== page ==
Sony Pictures Entertainment is closing in on a deal with Jim Henson Productions to develop, produce and distribute motion pictures specifically aimed at the family market, according to knowledgeable sources.
The agreement--which would cover feature films only--is being finalized and is not expected to be consummated for at least several weeks. Sources familiar with the negotiations say the arrangement calls for between 12 and 15 movies to be made over the next five years, at least a few of them Muppet movies.
The Henson company is already in business with Disney, where some top executives were stunned to hear of a deal being made across town with its rival.
"Nobody's ever sold a franchise out from under Disney," said one insider at the studio, who said Chairman Michael Eisner learned of the deal after the fact.
Word is that Sony and Henson Productions, founded by late Muppet creator Jim Henson and run by his 31-year-old director son, Brian, and the company's 33-year-old chief operating officer, Charles Rivkin, would function as a partnership. Since Henson Productions is Hollywood-based, it's assumed that the company would relocate its headquarters to Sony's Culver City lot. The company, which employs more than 200 people, also has offices in New York (home of the Muppet Workshop) and in London (where the Creature Shop lives).
Sources estimate that Sony's overall production investment in the venture would be $50 million to $75 million. Henson would reportedly be a profit participant on the movies made under the deal.
Some say the alliance would be much more than a standard Hollywood production deal in that the Henson movie entity might not be directly aligned with either of Sony's two movie labels, Columbia Pictures or TriStar Pictures, but rather could stand alone.
Brian's older sister, 35-year-old Lisa Henson, who is president of Columbia and who sits on the board of Henson Productions, was reportedly instrumental in bringing the parties together.
Sources said the deal was not shopped around to any other studios--which drew criticism from competitors.
"She sits on the board of the (Henson) company and is co-heir to the franchise!" said one rival studio executive, adding, "I'd say that's a conflict of interest."
Just two weeks ago, Sony announced an exclusive deal with the nonprofit Children's Television Workshop--which controls Henson's "Sesame Street" characters--to develop, produce and distribute feature films (under Columbia), home videos, audiotapes and books on tape.
Both the Workshop agreement and the proposed movie deal with Henson Productions are intended to bolster Sony's children's and family programming.
It is unclear when the first movie under the Sony deal would be made; Brian Henson is now shooting "Muppet Treasure Island" in London for Disney, which has an option on one more Muppet movie.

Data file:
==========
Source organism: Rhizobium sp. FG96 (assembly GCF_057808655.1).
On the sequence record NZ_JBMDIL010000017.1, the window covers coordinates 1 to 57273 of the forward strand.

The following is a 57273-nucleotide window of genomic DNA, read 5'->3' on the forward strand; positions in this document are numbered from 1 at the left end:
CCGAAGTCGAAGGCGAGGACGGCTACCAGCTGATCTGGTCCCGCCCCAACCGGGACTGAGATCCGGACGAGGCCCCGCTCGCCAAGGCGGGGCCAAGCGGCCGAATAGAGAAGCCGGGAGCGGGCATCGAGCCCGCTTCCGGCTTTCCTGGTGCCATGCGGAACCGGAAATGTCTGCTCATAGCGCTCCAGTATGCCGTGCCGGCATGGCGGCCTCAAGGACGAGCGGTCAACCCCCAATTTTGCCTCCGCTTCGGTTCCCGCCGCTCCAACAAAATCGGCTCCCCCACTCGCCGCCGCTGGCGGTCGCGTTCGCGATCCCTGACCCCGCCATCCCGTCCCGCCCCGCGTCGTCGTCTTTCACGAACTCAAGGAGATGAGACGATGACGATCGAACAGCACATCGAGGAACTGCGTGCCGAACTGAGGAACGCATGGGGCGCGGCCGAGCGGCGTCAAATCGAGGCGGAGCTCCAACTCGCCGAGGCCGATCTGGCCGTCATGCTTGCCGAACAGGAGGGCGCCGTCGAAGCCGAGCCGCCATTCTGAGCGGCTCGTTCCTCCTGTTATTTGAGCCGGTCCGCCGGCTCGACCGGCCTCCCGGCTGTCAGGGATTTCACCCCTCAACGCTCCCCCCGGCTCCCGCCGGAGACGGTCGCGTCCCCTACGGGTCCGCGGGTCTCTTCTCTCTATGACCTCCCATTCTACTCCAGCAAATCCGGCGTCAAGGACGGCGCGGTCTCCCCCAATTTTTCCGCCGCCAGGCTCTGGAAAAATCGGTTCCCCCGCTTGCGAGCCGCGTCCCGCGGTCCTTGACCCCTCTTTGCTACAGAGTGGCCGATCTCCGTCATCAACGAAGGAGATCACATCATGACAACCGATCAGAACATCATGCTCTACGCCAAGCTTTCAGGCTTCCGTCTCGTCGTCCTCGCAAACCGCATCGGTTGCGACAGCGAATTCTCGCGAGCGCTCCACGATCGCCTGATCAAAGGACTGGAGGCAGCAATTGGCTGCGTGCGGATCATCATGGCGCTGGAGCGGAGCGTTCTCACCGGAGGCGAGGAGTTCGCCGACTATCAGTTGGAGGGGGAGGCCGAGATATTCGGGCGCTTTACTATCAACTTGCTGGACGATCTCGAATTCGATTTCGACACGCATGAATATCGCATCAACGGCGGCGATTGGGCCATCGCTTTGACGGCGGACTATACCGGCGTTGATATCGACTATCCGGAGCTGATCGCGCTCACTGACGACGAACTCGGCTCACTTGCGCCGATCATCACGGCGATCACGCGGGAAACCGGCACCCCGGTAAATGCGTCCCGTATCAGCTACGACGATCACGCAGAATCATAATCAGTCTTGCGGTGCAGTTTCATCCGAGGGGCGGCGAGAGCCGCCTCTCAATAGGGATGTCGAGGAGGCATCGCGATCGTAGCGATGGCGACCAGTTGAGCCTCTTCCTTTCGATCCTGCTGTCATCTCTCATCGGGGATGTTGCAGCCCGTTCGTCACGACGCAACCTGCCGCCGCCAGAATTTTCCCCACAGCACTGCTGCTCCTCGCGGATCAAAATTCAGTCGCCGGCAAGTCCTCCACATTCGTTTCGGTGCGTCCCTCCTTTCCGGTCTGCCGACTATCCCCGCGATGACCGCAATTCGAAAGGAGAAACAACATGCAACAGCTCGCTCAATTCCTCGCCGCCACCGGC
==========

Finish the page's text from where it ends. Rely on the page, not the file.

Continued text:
The Henson company and Disney have a long, spotty history. While the relationship has been on a positive and productive course for the past several years, that wasn't always the case.
In August, 1989, Jim Henson had a handshake agreement with Eisner to sell all of the assets of his business to Disney, except for the "Sesame Street" characters, for $150 million.
But the deal busted apart when the 53-year-old puppeteer died of virulent pneumonia in May, 1990. Disney believed the value of the company was diminished without Henson. Five months later, Henson's five children sued Disney, alleging copyright and trademark infringements for exploiting the Muppet characters it didn't yet own. Disney countersued.
The suits were settled a year later, with Disney paying $10 million for limited theme park rights to the Muppet characters. Disney also has worldwide video rights to the Hensons' existing 300 hours of TV and film programming for five years, as well as certain cable TV and international distribution rights to pre-existing TV programming through 1997.
Henson's death could have meant the demise of the company if not for eldest son Brian, then 27, who despite his lack of experience in running a business was chosen by his siblings to take the reins. Over the past five years, he has helped put the multifaceted family entertainment firm back on its feet.
Capitol hits: The good news for Capitol Records is that nostalgic Christmas shoppers snatched up millions of repackaged catalogue compilations by Bob Seger and the Beatles over the holiday season, helping the firm to achieve what company sources are calling record profits in 1994.
The bad news is that the buzz in the record business isn't about what juicy acts Capitol's new management regime has discovered, but about who has been shooting at the firm's landmark high-rise on Sunset Boulevard in recent months.
Police are investigating three early-morning shootings since January in which unknown assailants opened fire on the historic building, blasting out the glass front doors twice and piercing the office windows of several top executives.
Nobody has been injured, but sources at the company say someone left threatening messages on the phone machine of one senior executive.
Insiders speculate that the shootings could be the actions of a disgruntled former employee or artist manager who lost out in a corporate restructuring undertaken by Charles Koppelman, chairman of the North American division of EMI Records Music Group, which owns Capitol.
Security has been beefed up at the building, and Capitol Records CEO Gary Gersh, who declined to comment, has reportedly hired a bodyguard.